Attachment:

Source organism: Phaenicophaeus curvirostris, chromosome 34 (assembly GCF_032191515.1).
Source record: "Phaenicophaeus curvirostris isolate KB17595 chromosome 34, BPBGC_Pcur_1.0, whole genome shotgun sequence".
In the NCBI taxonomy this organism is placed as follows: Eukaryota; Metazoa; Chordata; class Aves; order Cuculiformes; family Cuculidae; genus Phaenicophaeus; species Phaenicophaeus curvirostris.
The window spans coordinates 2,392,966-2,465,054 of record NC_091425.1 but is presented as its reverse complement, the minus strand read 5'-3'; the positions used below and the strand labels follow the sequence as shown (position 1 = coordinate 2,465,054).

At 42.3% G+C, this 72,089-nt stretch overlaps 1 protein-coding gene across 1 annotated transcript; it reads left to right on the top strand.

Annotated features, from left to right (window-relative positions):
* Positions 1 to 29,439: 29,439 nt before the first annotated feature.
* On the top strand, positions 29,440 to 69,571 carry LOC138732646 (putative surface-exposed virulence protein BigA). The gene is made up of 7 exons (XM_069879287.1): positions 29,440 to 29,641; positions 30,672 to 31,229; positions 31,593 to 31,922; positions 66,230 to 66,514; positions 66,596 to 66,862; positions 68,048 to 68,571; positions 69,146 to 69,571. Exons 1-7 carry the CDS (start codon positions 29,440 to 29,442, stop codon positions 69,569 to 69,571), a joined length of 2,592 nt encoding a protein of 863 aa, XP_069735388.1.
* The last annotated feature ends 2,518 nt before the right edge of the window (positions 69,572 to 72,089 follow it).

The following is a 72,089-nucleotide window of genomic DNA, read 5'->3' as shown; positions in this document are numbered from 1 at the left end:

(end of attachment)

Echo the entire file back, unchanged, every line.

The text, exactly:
Source organism: Phaenicophaeus curvirostris, chromosome 34 (assembly GCF_032191515.1).
Source record: "Phaenicophaeus curvirostris isolate KB17595 chromosome 34, BPBGC_Pcur_1.0, whole genome shotgun sequence".
In the NCBI taxonomy this organism is placed as follows: Eukaryota; Metazoa; Chordata; class Aves; order Cuculiformes; family Cuculidae; genus Phaenicophaeus; species Phaenicophaeus curvirostris.
The window spans coordinates 2,392,966-2,465,054 of record NC_091425.1 but is presented as its reverse complement, the minus strand read 5'-3'; the positions used below and the strand labels follow the sequence as shown (position 1 = coordinate 2,465,054).

At 42.3% G+C, this 72,089-nt stretch overlaps 1 protein-coding gene across 1 annotated transcript; it reads left to right on the top strand.

Annotated features, from left to right (window-relative positions):
* Positions 1 to 29,439: 29,439 nt before the first annotated feature.
* On the top strand, positions 29,440 to 69,571 carry LOC138732646 (putative surface-exposed virulence protein BigA). The gene is made up of 7 exons (XM_069879287.1): positions 29,440 to 29,641; positions 30,672 to 31,229; positions 31,593 to 31,922; positions 66,230 to 66,514; positions 66,596 to 66,862; positions 68,048 to 68,571; positions 69,146 to 69,571. Exons 1-7 carry the CDS (start codon positions 29,440 to 29,442, stop codon positions 69,569 to 69,571), a joined length of 2,592 nt encoding a protein of 863 aa, XP_069735388.1.
* The last annotated feature ends 2,518 nt before the right edge of the window (positions 69,572 to 72,089 follow it).

The following is a 72,089-nucleotide window of genomic DNA, read 5'->3' as shown; positions in this document are numbered from 1 at the left end: